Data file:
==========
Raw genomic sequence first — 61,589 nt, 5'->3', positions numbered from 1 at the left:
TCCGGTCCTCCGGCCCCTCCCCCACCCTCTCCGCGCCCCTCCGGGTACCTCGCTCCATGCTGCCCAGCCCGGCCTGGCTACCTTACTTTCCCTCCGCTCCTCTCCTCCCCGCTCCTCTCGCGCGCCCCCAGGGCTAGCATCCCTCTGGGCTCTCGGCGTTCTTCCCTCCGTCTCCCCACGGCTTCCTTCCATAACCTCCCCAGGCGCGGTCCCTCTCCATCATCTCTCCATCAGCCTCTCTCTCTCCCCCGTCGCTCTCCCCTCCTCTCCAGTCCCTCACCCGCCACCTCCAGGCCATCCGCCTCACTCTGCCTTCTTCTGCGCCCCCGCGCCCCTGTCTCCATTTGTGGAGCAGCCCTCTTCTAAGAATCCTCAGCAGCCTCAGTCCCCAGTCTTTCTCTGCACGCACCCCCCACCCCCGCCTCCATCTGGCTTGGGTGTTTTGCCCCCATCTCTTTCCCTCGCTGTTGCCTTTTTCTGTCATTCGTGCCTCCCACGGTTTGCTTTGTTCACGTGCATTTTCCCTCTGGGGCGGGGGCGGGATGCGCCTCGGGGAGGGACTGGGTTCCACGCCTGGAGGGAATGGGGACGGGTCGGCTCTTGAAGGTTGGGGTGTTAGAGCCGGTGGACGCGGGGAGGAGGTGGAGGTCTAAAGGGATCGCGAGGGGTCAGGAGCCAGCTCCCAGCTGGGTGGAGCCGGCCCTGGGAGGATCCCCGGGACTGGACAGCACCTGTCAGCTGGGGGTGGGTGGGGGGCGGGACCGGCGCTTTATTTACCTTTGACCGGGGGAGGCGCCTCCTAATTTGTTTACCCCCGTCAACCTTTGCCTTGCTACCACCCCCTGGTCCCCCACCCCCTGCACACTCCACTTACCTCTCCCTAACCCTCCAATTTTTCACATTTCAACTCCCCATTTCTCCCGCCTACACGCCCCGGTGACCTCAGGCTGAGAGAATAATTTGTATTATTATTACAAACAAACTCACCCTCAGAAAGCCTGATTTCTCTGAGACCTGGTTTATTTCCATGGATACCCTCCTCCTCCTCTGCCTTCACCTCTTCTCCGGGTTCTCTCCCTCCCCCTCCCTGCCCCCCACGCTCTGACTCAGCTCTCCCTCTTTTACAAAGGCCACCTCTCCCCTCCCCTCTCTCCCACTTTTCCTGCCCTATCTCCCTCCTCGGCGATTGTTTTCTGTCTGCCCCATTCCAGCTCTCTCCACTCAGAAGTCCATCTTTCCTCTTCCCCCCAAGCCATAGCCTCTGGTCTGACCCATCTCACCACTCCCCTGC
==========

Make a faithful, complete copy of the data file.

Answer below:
Raw genomic sequence first — 61,589 nt, 5'->3', positions numbered from 1 at the left:
TCCGGTCCTCCGGCCCCTCCCCCACCCTCTCCGCGCCCCTCCGGGTACCTCGCTCCATGCTGCCCAGCCCGGCCTGGCTACCTTACTTTCCCTCCGCTCCTCTCCTCCCCGCTCCTCTCGCGCGCCCCCAGGGCTAGCATCCCTCTGGGCTCTCGGCGTTCTTCCCTCCGTCTCCCCACGGCTTCCTTCCATAACCTCCCCAGGCGCGGTCCCTCTCCATCATCTCTCCATCAGCCTCTCTCTCTCCCCCGTCGCTCTCCCCTCCTCTCCAGTCCCTCACCCGCCACCTCCAGGCCATCCGCCTCACTCTGCCTTCTTCTGCGCCCCCGCGCCCCTGTCTCCATTTGTGGAGCAGCCCTCTTCTAAGAATCCTCAGCAGCCTCAGTCCCCAGTCTTTCTCTGCACGCACCCCCCACCCCCGCCTCCATCTGGCTTGGGTGTTTTGCCCCCATCTCTTTCCCTCGCTGTTGCCTTTTTCTGTCATTCGTGCCTCCCACGGTTTGCTTTGTTCACGTGCATTTTCCCTCTGGGGCGGGGGCGGGATGCGCCTCGGGGAGGGACTGGGTTCCACGCCTGGAGGGAATGGGGACGGGTCGGCTCTTGAAGGTTGGGGTGTTAGAGCCGGTGGACGCGGGGAGGAGGTGGAGGTCTAAAGGGATCGCGAGGGGTCAGGAGCCAGCTCCCAGCTGGGTGGAGCCGGCCCTGGGAGGATCCCCGGGACTGGACAGCACCTGTCAGCTGGGGGTGGGTGGGGGGCGGGACCGGCGCTTTATTTACCTTTGACCGGGGGAGGCGCCTCCTAATTTGTTTACCCCCGTCAACCTTTGCCTTGCTACCACCCCCTGGTCCCCCACCCCCTGCACACTCCACTTACCTCTCCCTAACCCTCCAATTTTTCACATTTCAACTCCCCATTTCTCCCGCCTACACGCCCCGGTGACCTCAGGCTGAGAGAATAATTTGTATTATTATTACAAACAAACTCACCCTCAGAAAGCCTGATTTCTCTGAGACCTGGTTTATTTCCATGGATACCCTCCTCCTCCTCTGCCTTCACCTCTTCTCCGGGTTCTCTCCCTCCCCCTCCCTGCCCCCCACGCTCTGACTCAGCTCTCCCTCTTTTACAAAGGCCACCTCTCCCCTCCCCTCTCTCCCACTTTTCCTGCCCTATCTCCCTCCTCGGCGATTGTTTTCTGTCTGCCCCATTCCAGCTCTCTCCACTCAGAAGTCCATCTTTCCTCTTCCCCCCAAGCCATAGCCTCTGGTCTGACCCATCTCACCACTCCCCTGC